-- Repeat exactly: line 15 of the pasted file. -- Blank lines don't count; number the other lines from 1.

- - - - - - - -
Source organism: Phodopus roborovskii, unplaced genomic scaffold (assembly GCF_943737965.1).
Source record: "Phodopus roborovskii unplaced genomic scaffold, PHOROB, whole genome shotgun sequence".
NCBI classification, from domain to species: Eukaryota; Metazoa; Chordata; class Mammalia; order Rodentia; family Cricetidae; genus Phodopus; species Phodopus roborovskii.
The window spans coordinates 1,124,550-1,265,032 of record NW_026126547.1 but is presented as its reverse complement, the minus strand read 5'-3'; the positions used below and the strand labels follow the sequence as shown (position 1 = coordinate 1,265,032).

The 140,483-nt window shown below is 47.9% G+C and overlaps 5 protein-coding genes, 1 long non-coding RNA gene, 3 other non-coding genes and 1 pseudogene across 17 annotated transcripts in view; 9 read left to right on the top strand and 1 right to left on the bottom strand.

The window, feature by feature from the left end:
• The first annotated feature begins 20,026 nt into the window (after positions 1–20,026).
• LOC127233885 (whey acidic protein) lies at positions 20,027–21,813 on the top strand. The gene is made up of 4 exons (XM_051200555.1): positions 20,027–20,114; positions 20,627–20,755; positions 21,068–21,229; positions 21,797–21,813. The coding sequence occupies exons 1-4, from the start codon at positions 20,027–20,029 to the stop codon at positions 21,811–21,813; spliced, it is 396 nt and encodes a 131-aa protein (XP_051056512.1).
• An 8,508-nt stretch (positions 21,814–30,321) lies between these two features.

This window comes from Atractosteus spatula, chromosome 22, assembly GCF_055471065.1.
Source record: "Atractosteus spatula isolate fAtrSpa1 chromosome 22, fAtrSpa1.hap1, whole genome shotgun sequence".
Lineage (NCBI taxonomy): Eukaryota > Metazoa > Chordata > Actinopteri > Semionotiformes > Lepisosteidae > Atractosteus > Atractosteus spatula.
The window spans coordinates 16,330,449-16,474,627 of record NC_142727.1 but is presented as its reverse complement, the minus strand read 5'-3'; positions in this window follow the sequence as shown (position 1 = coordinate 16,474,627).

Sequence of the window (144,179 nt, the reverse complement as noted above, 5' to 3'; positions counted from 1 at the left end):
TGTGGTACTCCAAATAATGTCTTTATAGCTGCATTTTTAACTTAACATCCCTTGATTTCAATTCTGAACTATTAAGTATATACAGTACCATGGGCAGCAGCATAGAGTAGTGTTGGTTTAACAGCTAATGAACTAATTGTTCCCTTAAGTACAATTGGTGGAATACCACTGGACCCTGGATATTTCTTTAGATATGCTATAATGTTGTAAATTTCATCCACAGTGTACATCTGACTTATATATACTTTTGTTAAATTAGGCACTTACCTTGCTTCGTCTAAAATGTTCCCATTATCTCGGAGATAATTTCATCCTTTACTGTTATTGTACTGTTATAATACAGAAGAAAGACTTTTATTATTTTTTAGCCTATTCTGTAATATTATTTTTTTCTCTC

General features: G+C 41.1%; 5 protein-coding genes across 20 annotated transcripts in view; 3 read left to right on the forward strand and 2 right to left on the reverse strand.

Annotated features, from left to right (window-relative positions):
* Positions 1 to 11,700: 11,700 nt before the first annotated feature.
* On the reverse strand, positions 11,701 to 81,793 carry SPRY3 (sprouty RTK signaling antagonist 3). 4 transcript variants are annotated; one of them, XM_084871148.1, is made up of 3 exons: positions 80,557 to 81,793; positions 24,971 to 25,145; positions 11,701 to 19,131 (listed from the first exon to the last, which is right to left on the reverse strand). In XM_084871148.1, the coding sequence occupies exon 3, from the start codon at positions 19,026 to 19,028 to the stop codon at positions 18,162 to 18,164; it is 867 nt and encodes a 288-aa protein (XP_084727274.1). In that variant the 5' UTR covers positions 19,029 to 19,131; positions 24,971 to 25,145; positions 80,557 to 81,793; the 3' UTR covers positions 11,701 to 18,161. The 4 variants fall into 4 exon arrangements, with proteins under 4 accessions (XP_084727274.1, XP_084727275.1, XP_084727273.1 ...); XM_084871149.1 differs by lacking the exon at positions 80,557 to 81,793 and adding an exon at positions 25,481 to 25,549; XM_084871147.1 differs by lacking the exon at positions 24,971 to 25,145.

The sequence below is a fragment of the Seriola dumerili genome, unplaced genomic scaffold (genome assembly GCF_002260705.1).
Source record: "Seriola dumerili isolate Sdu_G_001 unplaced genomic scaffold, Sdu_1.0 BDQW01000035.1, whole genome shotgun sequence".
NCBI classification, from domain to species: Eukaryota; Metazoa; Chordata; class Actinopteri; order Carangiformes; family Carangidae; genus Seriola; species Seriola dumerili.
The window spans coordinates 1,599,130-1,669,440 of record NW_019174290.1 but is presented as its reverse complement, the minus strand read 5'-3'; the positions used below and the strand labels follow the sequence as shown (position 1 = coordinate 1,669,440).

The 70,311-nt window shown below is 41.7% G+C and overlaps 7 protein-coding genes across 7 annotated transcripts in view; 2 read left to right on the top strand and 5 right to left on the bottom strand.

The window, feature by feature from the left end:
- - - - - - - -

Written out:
TGTGGTACTCCAAATAATGTCTTTATAGCTGCATTTTTAACTTAACATCCCTTGATTTCAATTCTGAACTATTAAGTATATACAGTACCATGGGCAGCAGCATAGAGTAGTGTTGGTTTAACAGCTAATGAACTAATTGTTCCCTTAAGTACAATTGGTGGAATACCACTGGACCCTGGATATTTCTTTAGATATGCTATAATGTTGTAAATTTCATCCACAGTGTACATCTGACTTATATATACTTTTGTTAAATTAGGCACTTACCTTGCTTCGTCTAAAATGTTCCCATTATCTCGGAGATAATTTCATCCTTTACTGTTATTGTACTGTTATAATACAGAAGAAAGACTTTTATTATTTTTTAGCCTATTCTGTAATATTATTTTTTTCTCTC